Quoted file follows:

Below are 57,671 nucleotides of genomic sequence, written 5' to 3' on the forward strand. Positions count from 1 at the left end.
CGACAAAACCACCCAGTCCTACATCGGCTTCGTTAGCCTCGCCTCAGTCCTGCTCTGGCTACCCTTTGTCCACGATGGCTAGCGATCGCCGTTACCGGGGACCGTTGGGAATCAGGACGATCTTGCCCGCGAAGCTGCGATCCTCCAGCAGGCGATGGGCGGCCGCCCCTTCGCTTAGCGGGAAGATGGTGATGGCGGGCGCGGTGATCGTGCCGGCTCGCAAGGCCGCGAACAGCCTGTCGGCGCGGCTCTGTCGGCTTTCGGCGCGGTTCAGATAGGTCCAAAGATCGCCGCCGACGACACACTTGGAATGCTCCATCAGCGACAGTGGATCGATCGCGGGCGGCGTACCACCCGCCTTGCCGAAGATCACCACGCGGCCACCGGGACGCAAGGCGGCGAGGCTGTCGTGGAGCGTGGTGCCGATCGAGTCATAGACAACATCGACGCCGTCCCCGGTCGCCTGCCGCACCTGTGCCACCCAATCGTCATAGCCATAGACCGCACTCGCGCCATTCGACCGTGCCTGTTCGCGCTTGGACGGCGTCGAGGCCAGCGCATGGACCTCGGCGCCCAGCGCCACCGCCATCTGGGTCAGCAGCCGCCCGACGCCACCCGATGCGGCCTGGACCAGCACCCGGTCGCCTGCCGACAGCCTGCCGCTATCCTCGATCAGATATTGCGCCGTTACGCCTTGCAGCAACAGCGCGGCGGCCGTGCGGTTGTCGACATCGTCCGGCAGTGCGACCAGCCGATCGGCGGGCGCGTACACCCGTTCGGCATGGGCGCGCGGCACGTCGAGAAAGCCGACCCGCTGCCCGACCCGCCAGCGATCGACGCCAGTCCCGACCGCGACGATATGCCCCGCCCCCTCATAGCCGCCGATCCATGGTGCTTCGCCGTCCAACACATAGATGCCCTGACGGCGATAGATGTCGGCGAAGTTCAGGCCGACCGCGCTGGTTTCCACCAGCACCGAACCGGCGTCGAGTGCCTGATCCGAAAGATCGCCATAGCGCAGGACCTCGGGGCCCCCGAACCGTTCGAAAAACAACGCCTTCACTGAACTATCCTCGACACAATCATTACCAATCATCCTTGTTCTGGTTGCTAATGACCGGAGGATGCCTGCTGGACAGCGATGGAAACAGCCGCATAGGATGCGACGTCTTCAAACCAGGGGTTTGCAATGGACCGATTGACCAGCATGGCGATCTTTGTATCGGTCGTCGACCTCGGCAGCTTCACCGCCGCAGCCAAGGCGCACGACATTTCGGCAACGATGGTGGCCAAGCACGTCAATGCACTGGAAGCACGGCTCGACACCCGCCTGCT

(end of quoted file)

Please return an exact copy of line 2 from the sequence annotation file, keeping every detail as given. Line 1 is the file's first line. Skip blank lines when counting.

CGACAAAACCACCCAGTCCTACATCGGCTTCGTTAGCCTCGCCTCAGTCCTGCTCTGGCTACCCTTTGTCCACGATGGCTAGCGATCGCCGTTACCGGGGACCGTTGGGAATCAGGACGATCTTGCCCGCGAAGCTGCGATCCTCCAGCAGGCGATGGGCGGCCGCCCCTTCGCTTAGCGGGAAGATGGTGATGGCGGGCGCGGTGATCGTGCCGGCTCGCAAGGCCGCGAACAGCCTGTCGGCGCGGCTCTGTCGGCTTTCGGCGCGGTTCAGATAGGTCCAAAGATCGCCGCCGACGACACACTTGGAATGCTCCATCAGCGACAGTGGATCGATCGCGGGCGGCGTACCACCCGCCTTGCCGAAGATCACCACGCGGCCACCGGGACGCAAGGCGGCGAGGCTGTCGTGGAGCGTGGTGCCGATCGAGTCATAGACAACATCGACGCCGTCCCCGGTCGCCTGCCGCACCTGTGCCACCCAATCGTCATAGCCATAGACCGCACTCGCGCCATTCGACCGTGCCTGTTCGCGCTTGGACGGCGTCGAGGCCAGCGCATGGACCTCGGCGCCCAGCGCCACCGCCATCTGGGTCAGCAGCCGCCCGACGCCACCCGATGCGGCCTGGACCAGCACCCGGTCGCCTGCCGACAGCCTGCCGCTATCCTCGATCAGATATTGCGCCGTTACGCCTTGCAGCAACAGCGCGGCGGCCGTGCGGTTGTCGACATCGTCCGGCAGTGCGACCAGCCGATCGGCGGGCGCGTACACCCGTTCGGCATGGGCGCGCGGCACGTCGAGAAAGCCGACCCGCTGCCCGACCCGCCAGCGATCGACGCCAGTCCCGACCGCGACGATATGCCCCGCCCCCTCATAGCCGCCGATCCATGGTGCTTCGCCGTCCAACACATAGATGCCCTGACGGCGATAGATGTCGGCGAAGTTCAGGCCGACCGCGCTGGTTTCCACCAGCACCGAACCGGCGTCGAGTGCCTGATCCGAAAGATCGCCATAGCGCAGGACCTCGGGGCCCCCGAACCGTTCGAAAAACAACGCCTTCACTGAACTATCCTCGACACAATCATTACCAATCATCCTTGTTCTGGTTGCTAATGACCGGAGGATGCCTGCTGGACAGCGATGGAAACAGCCGCATAGGATGCGACGTCTTCAAACCAGGGGTTTGCAATGGACCGATTGACCAGCATGGCGATCTTTGTATCGGTCGTCGACCTCGGCAGCTTCACCGCCGCAGCCAAGGCGCACGACATTTCGGCAACGATGGTGGCCAAGCACGTCAATGCACTGGAAGCACGGCTCGACACCCGCCTGCT